Once again proving that change is the only constant, corporate accounting teams are readying themselves for new lease accounting rules that could have a huge impact on their companies’ financial statements. Because of the meaningful accounting changes involved, it’s important they begin preparing now.
The International Accounting Standards Board (IASB) issued IFRS 16 in January 2016, and the Financial Accounting Standards Board (FASB) issued ASC 842 in February 2016. The intention of the new lease standards is to improve financial reporting about leasing transactions by requiring those who lease things such as facilities and equipment from others (lessees) to recognize assets and liabilities for all leases, with certain exceptions, on their balance sheets. Current leasing standards require this type of recognition only for capital leases, but now lessees must recognize operating lease assets and liabilities on the balance sheet as well.
Under US GAAP, the changes are scheduled to take effect for public companies after December 15, 2018, and private companies after December 15, 2019. Under IFRS, the changes are scheduled to take effect starting January 1, 2019 for all companies. Companies should be aware that there are significant differences between guidance applicable under US GAAP and IFRS.
Corporate accounting teams need to begin working to understand the details of the new standards and take steps to prepare, including the following:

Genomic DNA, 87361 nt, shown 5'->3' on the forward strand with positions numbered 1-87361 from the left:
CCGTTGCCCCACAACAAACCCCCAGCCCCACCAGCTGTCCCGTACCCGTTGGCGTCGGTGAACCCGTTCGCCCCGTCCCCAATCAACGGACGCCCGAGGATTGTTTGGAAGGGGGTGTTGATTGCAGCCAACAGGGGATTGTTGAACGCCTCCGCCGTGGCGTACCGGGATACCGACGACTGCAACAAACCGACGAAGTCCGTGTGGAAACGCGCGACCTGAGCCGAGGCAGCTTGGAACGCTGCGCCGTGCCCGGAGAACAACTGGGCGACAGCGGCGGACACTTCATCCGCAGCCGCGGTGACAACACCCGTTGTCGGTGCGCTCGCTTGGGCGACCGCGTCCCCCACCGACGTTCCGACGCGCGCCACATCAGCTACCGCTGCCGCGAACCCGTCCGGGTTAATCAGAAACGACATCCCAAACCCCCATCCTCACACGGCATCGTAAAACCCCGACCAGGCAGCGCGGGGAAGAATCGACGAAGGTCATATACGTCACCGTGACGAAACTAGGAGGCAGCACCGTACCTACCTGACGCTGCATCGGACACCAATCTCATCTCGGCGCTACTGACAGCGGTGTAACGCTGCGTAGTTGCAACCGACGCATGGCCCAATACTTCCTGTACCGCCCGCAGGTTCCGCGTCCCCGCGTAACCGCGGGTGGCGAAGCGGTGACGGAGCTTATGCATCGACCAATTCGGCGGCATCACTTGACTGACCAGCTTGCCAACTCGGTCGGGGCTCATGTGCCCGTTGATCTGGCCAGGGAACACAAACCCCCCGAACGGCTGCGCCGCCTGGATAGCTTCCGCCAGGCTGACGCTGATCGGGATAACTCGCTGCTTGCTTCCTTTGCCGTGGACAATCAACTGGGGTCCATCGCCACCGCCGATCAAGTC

As with any regulatory changes, a key consideration—one that is often overlooked—is whether you have the right systems in place to support ongoing change. Similar to the new revenue recognition standard, finance systems are especially critical in helping organizations prepare for and adopt the new lease accounting rules. Here are some questions to consider when assessing if your finance system can support these changes:
Under the new guidance, companies may have to make big changes to processes and the segregation of duties, and will need stronger internal controls to monitor lease activity through the life of leases. Workday Financial Management customers are already covered, because Workday’s Business Process Framework—where all business activity is modeled and governed, is built into the foundation of the application. This will make it easy for companies to create and modify processes and routing to job roles as they make the transition.
Many companies today are managing lease amortization schedules in spreadsheets, increasing the risk for errors and making it difficult to establish effective controls. Workday Financial Management will support the full lease accounting process in one system, including the initial recognition of lease assets and lease liabilities, automatic generation of supplier invoices for lease payments, expense recognition, lease asset amortization, and lease liability amortization. Finance teams can reconcile amortization schedules back to balance sheet entries in the same system, making it much easier to comply with the new lease accounting standards.
As with the new revenue recognition standard, it’s important that companies begin preparing now. Keep a look out for more from us on the new leasing accounting standards in the months ahead.